TOKYO, July 12 ― The dollar was steady today, having regained some traction against its peers after stronger-than-expected US inflation data tempered the prospect of an aggressive Federal Reserve interest rate cut later this month.
The core US consumer price index excluding food and energy components rose 0.3 per cent in June, the largest increase since January 2018, data yesterday showed.
The signs of a pick-up in underlying inflation, along with separate data on weekly jobless claims showing the labour market remained solid, curbed financial market expectations of a more aggressive 50 basis point cut at the Fed's July 30-31 meeting.
Markets are still fully priced for a quarter percentage point cut as US policymakers seek to support a slowing economy.
The dollar was little changed at ¥108.490 after rebounding from a low of 107.860 plumbed on Thursday in response to dovish comments from Fed Chairman Jerome Powell, which had revived the chance of a 50 basis-point cut.
“The dollar bounced back as the strong US CPI got the market to question the Fed's view on prices and whether inflation was really as weak as projected,” said Takuya Kanda, general manager at Gaitame.Com Research Institute.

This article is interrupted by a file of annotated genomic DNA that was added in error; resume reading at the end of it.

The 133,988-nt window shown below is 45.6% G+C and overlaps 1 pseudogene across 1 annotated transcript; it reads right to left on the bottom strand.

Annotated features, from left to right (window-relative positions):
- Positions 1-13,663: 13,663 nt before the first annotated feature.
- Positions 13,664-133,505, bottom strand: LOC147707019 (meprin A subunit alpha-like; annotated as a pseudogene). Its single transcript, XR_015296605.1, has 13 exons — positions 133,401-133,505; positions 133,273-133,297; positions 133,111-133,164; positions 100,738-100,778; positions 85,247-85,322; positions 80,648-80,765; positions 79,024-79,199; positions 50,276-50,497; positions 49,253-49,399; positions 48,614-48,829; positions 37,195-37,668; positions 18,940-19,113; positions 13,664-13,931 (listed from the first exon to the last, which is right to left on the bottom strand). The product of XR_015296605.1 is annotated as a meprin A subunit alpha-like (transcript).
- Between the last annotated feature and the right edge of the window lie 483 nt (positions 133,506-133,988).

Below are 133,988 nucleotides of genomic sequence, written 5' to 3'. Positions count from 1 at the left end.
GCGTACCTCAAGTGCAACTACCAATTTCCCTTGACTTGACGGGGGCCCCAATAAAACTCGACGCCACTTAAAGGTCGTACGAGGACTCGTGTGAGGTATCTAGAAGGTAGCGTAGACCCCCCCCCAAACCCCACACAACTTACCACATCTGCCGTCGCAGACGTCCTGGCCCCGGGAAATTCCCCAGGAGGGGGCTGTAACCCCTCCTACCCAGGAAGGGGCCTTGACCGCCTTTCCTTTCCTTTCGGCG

“Expectations for a 50 basis point cut had risen after Powell's comments but were lowered again by the CPI. Until the Fed's meeting later this month, the prospect of a 50 basis point cut will continue ebbing back and forth on each major data release.”
The dollar index against a basket of six major currencies stood little changed at 97.081 after retracing much of its losses yesterday, when it had briefly stooped to a six-day low of 96.795.
The euro was flat at US$1.1254 (RM4.6255), having pulled back from a high of US$1.1285 scaled yesterday prior to the US inflation data..
The Australian dollar dipped 0.05 per cent to US$0.6972 after gaining 0.2 per cent the previous day.
The US Treasury 10-year yield, which often dictates the direction of the dollar, was at 2.134 per cent after jumping 8 basis points overnight on the strong US inflation data and a weak 30-year bond auction. ― Reuters